By Dave Andrusko
The doctors advised Michelle Cannon, from Doncaster, England, to abort her 22-week-old unborn daughter, already named Faith.
Fluid was building up in her baby’s chest and crushing her lungs, a symptom of a very, very rare condition known as hydrops. It “occurs in around one in 15,000 pregnancies,” according to Sophie Borland, Health Correspondent for the Daily Mail. “Only about a third of babies survive, with many others aborted.”
But abortion–“termination”–was not an option for the 31-year-old Cannon, already the mother of two daughters.
‘There was no way we were going to give up on her,’ Cannon told Borland. ‘I burst into tears when I was told the news. But one thing was for certain, we were adamant we were going to keep this baby.”
Faith was too premature to survive delivery, but Miss Cannon refused to abandon hope. She did hours of online research and came across “in-womb surgery.”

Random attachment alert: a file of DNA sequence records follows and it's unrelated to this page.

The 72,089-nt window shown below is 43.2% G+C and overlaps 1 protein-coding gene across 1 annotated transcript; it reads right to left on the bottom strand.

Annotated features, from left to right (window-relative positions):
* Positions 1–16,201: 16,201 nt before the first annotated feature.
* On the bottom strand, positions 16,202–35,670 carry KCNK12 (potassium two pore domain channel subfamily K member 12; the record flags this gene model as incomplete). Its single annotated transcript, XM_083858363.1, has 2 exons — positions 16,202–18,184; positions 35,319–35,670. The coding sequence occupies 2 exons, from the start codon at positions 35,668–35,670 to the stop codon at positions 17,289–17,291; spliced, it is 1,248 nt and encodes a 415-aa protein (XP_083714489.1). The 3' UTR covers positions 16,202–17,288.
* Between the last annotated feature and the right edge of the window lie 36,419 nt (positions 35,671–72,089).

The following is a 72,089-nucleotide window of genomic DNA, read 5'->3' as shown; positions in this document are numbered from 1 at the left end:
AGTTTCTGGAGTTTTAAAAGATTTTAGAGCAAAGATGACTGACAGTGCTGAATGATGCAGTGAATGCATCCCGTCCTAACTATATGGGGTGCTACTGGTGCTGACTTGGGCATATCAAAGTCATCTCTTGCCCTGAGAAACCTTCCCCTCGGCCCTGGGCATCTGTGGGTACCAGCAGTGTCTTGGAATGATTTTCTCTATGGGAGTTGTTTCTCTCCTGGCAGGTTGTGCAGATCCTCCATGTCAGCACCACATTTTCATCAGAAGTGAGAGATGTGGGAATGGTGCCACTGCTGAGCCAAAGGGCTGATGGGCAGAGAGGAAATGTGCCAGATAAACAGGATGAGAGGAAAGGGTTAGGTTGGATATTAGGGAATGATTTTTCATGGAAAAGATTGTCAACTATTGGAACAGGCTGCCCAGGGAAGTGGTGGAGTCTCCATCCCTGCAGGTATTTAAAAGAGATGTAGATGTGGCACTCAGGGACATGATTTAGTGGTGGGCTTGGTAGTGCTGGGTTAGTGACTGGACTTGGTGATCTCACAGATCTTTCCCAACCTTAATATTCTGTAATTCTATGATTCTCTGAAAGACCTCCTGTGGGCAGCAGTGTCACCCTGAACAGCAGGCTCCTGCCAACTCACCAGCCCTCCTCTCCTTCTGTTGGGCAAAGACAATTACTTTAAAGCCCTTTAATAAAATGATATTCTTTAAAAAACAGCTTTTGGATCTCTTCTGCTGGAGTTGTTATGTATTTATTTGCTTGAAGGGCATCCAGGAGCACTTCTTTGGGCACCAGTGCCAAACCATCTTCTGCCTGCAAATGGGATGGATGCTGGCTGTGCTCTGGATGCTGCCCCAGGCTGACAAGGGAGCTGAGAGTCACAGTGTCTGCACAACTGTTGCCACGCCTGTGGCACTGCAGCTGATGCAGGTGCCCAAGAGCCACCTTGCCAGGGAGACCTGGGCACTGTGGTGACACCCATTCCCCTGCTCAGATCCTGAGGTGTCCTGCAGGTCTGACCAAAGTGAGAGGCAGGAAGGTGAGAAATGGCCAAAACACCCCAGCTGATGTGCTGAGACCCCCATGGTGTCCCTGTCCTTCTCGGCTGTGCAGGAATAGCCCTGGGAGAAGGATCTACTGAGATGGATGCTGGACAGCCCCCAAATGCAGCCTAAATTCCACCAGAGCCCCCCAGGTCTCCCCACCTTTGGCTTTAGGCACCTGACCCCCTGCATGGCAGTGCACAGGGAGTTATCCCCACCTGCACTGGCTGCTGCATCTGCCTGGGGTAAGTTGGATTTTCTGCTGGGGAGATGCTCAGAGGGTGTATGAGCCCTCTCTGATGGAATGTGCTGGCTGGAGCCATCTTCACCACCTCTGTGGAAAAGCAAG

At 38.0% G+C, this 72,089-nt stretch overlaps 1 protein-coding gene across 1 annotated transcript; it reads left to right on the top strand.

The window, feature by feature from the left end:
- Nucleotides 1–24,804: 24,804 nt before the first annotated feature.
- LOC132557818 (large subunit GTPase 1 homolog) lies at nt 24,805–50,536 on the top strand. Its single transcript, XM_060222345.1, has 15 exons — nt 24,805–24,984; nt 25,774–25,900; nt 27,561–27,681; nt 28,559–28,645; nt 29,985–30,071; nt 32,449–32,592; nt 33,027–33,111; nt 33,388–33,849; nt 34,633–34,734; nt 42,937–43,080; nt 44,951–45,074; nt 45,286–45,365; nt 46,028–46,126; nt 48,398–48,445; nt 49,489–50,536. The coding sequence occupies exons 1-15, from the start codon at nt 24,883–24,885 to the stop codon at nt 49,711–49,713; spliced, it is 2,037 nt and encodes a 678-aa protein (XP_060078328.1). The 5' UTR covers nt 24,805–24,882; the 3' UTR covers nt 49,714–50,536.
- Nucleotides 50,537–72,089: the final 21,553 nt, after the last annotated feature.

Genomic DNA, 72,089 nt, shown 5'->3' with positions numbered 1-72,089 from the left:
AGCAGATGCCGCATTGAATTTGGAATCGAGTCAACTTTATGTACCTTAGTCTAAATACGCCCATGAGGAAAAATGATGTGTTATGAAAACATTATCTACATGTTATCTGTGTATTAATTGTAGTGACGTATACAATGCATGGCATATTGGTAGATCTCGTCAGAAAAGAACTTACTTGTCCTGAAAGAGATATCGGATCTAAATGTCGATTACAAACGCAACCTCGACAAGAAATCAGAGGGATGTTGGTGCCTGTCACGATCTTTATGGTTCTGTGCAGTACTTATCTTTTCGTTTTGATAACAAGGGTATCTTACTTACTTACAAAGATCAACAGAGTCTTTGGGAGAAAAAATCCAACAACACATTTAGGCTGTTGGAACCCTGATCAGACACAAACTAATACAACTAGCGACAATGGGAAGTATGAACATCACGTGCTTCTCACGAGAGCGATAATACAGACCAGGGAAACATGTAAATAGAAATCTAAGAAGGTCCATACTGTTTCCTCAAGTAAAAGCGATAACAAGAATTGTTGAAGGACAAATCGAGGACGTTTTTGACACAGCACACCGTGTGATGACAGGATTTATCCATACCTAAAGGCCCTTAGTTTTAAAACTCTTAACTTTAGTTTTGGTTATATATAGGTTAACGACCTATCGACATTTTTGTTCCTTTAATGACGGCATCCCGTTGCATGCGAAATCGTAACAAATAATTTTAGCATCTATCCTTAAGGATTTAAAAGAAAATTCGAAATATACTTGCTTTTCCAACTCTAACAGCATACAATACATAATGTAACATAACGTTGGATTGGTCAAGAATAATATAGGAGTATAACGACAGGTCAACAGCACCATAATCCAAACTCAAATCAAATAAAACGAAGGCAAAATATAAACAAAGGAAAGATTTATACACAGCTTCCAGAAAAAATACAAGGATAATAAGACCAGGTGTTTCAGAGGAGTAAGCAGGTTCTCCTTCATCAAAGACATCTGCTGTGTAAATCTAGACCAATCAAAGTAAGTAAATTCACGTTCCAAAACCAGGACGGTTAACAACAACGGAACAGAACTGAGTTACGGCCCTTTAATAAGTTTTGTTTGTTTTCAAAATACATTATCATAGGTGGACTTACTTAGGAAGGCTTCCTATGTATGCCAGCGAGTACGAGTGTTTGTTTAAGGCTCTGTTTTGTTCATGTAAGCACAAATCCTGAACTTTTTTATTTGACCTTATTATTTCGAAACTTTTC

Last fall, Cannon and her partner approached doctors at the Sheffield Teaching Hospitals maternity unit. The risk was obvious: in utero surgery could potentially cause a miscarriage or trigger a premature labor, and “consultant obstetrician Mr. Roobin Jokhi had never performed the procedure,” Borland notes.
But the doctor agreed it could be the only chance of saving the baby.
During the half-hour operation, carried out under a local anesthetic, a tiny tube was placed in Faith’s chest, allowing the fluid to drain into Miss Cannon’s stomach.
“Faith was also given an injection to reduce her movement and limit any pain,” Borland writes. “After a few weeks the fluid had receded and her lungs inflated – meaning they could work properly when she was born.”
While Faith arrived slightly ahead of schedule–38 weeks– she weighed 8lb 4oz. Five months later she is “healthy and developing well.” Borland ends her story on this happy and encouraging note:
‘When she is older we will tell her all about her miracle operation while she was still in mummy’s womb,’ said Miss Cannon.
‘We’re just so happy and grateful to have her in our lives.’